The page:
Editor’s note: This is part 2 in a series from our health policy coordinator, Lauren Dimitry, who is reflecting on what Texas can do to reverse childhood obesity and get more Texas children the healthy start they need. Read part 1 of the series here.
How can we make this happen for kids? First, we can increase the production of healthy foods across Texas.
Obesity prevention policies that have to do with nutrition are basically focused on two things: increasing how much the good stuff kids get and decreasing how much of the bad stuff they eat. On the state and community level, we do this through policies and programs designed to educate, support, and encourage healthy food choices, as well as those designed to discourage or raise awareness about things that are not consistent with an everyday, healthy diet. If we approach this problem from the ground up, step one to increasing healthy eating is to increase the production and sale of healthy food across Texas.
A recent report reminded me that we need to get healthy, affordable food in the ground, from the farm, to a retail location, and on plates across Texas now more than ever. The report finds that the percent of U.S. teens with pre-diabetes and Type II diabetes has more than doubled. In 2000, pre-diabetes and Type II diabetes were seen in 9% of teens, but in 2008 that number rose to 23%. As our diets have gotten progressively worse, children across the country are being diagnosed with Type II diabetes — a condition that was previously seen almost exclusively in adults. Type II diabetes is closely related to diet and lifestyle factors. Our kids aren’t just in an unhealthy weight zone; in the case of Type II diabetes, their bodies are sick.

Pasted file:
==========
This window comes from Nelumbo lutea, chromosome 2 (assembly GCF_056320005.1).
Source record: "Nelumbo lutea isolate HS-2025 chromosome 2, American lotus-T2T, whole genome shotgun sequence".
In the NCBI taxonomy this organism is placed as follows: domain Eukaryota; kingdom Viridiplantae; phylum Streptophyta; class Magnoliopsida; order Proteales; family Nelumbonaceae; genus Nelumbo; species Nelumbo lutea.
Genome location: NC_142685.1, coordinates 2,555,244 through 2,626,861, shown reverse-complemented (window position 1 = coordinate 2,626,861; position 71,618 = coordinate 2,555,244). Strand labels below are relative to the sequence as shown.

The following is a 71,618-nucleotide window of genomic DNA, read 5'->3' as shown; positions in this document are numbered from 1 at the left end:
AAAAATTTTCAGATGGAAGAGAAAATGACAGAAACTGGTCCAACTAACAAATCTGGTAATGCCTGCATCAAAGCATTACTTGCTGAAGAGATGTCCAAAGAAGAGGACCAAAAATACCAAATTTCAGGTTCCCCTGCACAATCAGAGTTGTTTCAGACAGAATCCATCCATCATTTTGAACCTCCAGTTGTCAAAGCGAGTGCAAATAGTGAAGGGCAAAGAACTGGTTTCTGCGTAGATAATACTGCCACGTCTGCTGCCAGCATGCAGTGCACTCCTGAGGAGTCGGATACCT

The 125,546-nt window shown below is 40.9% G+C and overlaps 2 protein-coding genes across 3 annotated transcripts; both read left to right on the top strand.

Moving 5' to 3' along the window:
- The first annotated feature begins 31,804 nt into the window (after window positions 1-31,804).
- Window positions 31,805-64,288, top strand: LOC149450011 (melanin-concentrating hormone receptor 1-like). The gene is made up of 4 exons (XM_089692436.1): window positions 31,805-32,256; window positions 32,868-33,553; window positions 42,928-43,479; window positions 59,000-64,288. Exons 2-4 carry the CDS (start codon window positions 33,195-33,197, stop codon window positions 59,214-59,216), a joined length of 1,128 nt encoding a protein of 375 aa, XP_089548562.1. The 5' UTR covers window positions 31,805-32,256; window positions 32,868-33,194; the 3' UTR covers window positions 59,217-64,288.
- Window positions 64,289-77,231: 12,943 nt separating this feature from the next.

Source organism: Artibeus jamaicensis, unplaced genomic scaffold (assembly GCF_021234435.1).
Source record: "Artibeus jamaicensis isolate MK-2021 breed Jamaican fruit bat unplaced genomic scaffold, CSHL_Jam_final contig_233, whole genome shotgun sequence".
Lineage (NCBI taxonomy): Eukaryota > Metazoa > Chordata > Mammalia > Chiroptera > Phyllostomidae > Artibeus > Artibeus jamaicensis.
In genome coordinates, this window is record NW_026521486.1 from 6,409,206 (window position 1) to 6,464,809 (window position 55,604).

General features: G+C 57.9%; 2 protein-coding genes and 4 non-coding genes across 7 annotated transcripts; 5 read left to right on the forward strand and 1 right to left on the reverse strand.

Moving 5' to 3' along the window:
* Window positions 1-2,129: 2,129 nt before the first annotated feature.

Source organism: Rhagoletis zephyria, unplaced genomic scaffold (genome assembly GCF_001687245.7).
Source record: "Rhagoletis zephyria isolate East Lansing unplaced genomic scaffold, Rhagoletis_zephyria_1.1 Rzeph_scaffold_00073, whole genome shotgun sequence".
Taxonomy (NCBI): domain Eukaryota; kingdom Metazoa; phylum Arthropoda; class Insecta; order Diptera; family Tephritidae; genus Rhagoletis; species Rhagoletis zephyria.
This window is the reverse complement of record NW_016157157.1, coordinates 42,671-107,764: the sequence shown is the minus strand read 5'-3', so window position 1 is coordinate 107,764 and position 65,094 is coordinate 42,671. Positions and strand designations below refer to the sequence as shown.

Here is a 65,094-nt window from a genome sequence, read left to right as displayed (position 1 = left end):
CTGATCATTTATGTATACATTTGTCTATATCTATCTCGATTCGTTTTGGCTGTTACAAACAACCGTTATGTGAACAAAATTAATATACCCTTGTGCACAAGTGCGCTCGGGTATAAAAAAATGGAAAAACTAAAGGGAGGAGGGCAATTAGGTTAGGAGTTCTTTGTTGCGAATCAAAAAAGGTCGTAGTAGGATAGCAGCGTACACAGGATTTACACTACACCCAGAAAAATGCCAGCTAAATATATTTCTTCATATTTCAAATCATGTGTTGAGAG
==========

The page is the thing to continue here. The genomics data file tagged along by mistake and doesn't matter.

At a hearing in April at the Capitol, Texas lawmakers and constituents, like farmers and program directors from across the state came together to discuss how to best increase healthy food production through small-scale farms, urban farms, and community gardens.Lawmakers asked if there are regulatory issues that could be addressed to increase small-scale farming or things the state could do to give private land owners incentives to grow good foods, as well as ways to better utilize public land to increase community gardens. Turns out, yes, all of the above. Alongside our partners in the Texas Food Policy Roundtable we will be working on the formation of bills to address these issues and increase healthy food production in Texas to expand and support the good work already happening in local Texas communities. Urban farms and community gardens are not only a critical source of healthy food; they also provide an excellent opportunity to educate children.
Like most tricky problems, diet-related health problems are not going to completely reverse themselves or go away just by increasing the production of healthy foods. But if we look at our current food environment of cheap, processed, and fast food it couldn’t be more obvious that what goes in the ground matters. What type of food children learn about and interact with matters. An important step forward for Texas would be to support and encourage local farming and gardening efforts. As these bills start to take form, I hope you’ll add your voice to the conversation. Join me next time when I take a look at what’s currently going on in Texas schools to address the obesity epidemic and what we need to do to keep moving forward.